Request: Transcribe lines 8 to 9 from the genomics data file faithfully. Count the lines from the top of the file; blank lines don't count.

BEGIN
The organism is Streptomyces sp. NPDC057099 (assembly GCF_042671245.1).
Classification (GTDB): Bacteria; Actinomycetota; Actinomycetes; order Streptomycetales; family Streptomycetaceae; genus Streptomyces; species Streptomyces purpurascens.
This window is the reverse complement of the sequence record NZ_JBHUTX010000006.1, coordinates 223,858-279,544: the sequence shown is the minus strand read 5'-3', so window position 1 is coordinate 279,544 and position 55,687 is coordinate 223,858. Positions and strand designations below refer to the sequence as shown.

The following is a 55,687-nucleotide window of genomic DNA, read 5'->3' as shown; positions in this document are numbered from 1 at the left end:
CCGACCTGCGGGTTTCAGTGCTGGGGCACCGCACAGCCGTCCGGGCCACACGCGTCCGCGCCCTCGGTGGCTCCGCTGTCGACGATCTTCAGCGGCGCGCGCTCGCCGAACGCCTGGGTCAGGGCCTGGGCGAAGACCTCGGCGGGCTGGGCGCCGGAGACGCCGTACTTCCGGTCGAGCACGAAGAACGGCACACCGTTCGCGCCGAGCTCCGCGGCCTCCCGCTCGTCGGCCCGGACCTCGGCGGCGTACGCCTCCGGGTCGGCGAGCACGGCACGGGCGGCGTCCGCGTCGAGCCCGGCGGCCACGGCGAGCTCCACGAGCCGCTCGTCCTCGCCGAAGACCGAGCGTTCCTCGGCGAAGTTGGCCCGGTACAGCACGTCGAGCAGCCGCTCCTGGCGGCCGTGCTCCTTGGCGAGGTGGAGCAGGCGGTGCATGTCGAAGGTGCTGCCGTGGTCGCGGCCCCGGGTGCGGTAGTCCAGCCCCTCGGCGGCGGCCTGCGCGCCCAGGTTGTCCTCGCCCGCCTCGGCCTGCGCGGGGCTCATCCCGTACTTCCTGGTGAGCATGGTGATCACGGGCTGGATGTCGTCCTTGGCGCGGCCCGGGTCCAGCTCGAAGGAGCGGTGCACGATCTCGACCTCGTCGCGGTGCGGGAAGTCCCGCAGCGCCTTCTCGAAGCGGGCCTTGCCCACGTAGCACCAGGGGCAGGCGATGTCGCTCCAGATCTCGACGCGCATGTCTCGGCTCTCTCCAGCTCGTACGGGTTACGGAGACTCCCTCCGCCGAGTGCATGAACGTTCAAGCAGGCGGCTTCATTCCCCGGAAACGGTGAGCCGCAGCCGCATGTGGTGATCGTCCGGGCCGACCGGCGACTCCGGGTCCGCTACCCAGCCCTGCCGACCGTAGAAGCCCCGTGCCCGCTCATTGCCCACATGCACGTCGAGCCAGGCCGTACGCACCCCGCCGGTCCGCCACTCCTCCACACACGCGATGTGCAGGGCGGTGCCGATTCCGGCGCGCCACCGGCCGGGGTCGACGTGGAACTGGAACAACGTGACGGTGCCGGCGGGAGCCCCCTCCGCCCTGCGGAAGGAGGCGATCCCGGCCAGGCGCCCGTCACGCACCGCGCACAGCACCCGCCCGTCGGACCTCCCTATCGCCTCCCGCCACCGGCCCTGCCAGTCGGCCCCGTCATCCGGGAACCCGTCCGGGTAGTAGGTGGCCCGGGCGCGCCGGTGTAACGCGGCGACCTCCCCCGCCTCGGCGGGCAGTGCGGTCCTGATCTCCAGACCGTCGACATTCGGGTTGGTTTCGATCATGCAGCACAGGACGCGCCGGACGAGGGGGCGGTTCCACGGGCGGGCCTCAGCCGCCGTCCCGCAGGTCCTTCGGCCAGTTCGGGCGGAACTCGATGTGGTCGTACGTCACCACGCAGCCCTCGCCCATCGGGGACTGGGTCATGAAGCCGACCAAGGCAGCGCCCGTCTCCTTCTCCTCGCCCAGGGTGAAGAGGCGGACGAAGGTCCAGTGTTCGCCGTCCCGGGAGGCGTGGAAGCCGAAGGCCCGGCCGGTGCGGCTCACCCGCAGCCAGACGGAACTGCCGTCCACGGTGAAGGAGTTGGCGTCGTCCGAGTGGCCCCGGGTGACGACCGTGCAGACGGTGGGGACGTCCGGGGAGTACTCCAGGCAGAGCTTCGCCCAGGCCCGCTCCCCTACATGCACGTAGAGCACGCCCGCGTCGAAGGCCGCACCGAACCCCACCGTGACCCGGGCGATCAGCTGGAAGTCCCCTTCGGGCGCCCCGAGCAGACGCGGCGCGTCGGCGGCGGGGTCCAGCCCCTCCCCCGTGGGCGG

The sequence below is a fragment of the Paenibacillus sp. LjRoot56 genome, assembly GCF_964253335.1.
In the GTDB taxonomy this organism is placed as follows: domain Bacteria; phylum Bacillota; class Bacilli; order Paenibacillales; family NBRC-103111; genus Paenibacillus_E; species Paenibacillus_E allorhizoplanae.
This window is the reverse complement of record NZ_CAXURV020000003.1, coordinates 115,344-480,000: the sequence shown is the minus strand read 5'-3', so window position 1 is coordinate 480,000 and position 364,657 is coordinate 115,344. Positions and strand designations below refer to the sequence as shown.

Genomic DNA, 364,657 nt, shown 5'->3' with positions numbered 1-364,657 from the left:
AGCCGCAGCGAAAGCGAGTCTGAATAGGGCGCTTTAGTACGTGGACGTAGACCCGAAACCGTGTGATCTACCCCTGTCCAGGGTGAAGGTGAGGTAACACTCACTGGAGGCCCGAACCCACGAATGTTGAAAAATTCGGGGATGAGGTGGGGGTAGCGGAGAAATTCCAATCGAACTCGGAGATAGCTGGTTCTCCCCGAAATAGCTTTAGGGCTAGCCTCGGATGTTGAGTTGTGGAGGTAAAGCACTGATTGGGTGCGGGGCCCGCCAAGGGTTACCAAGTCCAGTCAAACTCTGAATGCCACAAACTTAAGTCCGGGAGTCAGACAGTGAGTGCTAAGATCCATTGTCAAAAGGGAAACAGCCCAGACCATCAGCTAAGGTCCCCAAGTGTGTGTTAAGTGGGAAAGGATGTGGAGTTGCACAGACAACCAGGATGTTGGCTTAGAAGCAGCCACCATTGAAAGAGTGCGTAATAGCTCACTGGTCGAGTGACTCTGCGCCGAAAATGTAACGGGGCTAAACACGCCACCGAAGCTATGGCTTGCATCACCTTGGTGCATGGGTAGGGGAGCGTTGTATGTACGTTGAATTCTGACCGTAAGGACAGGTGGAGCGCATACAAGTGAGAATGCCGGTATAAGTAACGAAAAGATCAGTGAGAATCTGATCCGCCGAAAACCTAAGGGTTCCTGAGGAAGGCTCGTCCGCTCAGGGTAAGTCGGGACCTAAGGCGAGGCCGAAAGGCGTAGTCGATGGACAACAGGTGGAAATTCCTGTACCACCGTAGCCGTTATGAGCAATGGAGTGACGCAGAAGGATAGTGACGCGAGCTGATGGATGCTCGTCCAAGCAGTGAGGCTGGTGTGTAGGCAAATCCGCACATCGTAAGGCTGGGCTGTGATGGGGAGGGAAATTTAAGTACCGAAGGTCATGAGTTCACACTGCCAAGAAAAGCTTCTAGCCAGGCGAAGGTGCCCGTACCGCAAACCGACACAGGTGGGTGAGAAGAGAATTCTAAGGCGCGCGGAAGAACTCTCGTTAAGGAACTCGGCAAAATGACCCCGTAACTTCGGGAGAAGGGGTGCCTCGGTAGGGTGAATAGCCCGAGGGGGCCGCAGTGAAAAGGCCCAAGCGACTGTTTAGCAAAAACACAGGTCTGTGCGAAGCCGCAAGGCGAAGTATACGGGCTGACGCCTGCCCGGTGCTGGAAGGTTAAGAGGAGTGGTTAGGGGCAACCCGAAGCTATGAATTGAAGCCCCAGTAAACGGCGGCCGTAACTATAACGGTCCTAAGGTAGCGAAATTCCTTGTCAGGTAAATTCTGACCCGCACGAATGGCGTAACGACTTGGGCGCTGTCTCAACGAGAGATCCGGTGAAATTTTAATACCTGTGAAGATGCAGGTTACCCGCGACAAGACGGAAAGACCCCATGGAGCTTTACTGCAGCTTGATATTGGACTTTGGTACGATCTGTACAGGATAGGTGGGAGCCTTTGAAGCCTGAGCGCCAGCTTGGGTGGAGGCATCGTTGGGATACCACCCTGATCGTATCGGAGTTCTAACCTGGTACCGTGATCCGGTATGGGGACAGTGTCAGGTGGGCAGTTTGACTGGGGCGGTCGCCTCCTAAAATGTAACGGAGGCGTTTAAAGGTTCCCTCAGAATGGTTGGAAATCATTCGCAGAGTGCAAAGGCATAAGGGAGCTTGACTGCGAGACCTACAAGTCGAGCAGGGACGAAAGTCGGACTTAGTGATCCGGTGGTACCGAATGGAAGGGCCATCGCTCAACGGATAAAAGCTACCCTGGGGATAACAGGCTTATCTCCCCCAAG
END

This window is the reverse complement of record NZ_CAXURV020000003.1, coordinates 115,344-480,000: the sequence shown is the minus strand read 5'-3', so window position 1 is coordinate 480,000 and position 364,657 is coordinate 115,344. Positions and strand designations below refer to the sequence as shown.

Genomic DNA, 364,657 nt, shown 5'->3' with positions numbered 1-364,657 from the left: